Abstract 18500: Determinants of Cardiac Loading During Long Duration Spaceflight
INTRODUCTION: Prolonged exposure to microgravity (bedrest) leads to a decrease in cardiac mass by ~1%/week due to reduced cardiac work. However, the magnitude of reduction with long duration spaceflight with modern countermeasures is unknown. One purpose of this study (Integrated CardioVascular) is to quantify cardiac work and mass in astronauts during 6 months on the International Space Station (ISS).
METHODS: Data from 5 astronauts who completed a long duration stay on the ISS (~6 months) were analyzed. Cardiac mass (MRI) was measured pre- and post-flight. Continuous finger blood pressure waveforms (Volume-Clamp) for 24 hours were measured before and the end of flight (15 days before they returned to the earth). Cardiac mass was estimated by (epicardial volume - endocardial volume)*1.05 g/mL. Daily stroke work and cardiac work were calculated by the sum of each stroke volume (ΣSV, SV; stroke voluem) and stroke work (ΣSV*cmBPs, cmBPs; mean central blood pressure during systole) per day, respectively. The central blood pressure waveform was mathematically reconstructed from the finger blood pressure waveform. Beat-to-beat SV was estimated with BP waveform analysis (Modelflow).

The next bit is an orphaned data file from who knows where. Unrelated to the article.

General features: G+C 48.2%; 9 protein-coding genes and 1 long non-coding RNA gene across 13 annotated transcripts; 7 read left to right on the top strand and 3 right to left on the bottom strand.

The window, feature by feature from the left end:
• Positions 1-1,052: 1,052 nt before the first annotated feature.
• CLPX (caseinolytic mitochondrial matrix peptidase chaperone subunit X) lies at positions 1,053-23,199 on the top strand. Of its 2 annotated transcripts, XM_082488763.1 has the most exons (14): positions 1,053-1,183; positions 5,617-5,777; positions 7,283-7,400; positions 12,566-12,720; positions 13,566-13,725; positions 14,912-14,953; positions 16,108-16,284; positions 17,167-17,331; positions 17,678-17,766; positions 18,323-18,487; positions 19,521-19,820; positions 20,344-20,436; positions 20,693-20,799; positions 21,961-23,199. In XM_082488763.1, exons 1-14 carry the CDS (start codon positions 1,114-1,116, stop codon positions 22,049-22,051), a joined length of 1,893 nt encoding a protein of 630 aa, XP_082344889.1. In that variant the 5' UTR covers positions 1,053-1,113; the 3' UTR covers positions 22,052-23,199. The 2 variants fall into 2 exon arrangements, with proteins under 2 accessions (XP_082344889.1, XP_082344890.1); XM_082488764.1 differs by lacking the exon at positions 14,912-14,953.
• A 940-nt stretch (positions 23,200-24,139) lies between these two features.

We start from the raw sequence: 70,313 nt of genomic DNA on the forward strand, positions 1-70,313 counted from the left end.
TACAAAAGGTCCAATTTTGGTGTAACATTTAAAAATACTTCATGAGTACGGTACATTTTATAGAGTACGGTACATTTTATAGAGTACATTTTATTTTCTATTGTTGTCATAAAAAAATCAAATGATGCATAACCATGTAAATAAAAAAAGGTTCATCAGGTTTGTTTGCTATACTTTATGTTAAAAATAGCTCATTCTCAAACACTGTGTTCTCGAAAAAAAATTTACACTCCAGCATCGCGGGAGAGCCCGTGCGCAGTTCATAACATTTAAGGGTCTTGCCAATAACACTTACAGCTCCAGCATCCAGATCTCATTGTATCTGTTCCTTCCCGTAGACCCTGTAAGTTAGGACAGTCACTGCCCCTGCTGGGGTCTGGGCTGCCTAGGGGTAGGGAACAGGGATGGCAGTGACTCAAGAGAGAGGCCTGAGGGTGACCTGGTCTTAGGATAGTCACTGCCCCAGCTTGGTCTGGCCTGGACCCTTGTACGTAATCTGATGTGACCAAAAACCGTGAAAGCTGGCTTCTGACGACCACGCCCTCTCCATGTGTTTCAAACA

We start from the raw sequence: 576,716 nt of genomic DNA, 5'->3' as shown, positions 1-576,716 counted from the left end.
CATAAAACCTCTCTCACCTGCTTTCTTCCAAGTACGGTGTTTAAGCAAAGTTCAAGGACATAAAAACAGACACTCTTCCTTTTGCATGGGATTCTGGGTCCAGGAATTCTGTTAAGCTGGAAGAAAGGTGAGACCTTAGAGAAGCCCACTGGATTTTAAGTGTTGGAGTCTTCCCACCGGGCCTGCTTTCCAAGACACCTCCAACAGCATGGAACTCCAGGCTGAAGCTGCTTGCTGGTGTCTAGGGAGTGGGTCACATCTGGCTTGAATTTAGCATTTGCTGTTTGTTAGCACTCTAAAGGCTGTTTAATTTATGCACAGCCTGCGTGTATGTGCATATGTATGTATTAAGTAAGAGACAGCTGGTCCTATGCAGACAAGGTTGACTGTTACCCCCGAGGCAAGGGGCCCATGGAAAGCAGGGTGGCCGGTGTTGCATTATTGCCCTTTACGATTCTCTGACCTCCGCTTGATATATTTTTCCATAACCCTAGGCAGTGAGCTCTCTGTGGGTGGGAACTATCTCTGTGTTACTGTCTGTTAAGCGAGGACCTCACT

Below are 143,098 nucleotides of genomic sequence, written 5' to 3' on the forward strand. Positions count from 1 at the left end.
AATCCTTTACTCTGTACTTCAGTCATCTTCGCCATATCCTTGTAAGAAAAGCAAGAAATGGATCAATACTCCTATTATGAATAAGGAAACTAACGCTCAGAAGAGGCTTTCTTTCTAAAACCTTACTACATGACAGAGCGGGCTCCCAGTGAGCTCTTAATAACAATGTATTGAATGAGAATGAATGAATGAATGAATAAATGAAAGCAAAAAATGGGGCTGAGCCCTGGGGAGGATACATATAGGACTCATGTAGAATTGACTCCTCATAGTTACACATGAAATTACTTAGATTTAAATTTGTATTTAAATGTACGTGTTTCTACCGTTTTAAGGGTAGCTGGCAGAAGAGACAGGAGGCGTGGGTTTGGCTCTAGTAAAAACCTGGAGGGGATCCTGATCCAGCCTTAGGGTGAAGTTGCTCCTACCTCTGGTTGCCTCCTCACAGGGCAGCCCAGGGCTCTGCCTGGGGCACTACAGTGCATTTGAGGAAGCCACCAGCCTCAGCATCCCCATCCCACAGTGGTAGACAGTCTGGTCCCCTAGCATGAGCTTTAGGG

RESULTS: The %change in cardiac mass was variable (+1% on average) with divergent responses among astronauts (-4%~ +14%). All astronauts showed the reduction of cardiac work (-15±9%), while 4 of 5 showed the reduction of stroke work (-8±12%). A strong positive linear relationship was shown between % changes in cardiac work vs. mass (R2=0.471) as well as %changes in stroke work vs. cardiac mass (R2=0.905).
CONCLUSIONS: Cardiac atrophy during long duration spaceflight is highly dependent on the relative changes in cardiac work and stroke work from preflight to the end of the mission. Current countermeasures may be protective in some, but not all astronauts.
- © 2013 by American Heart Association, Inc.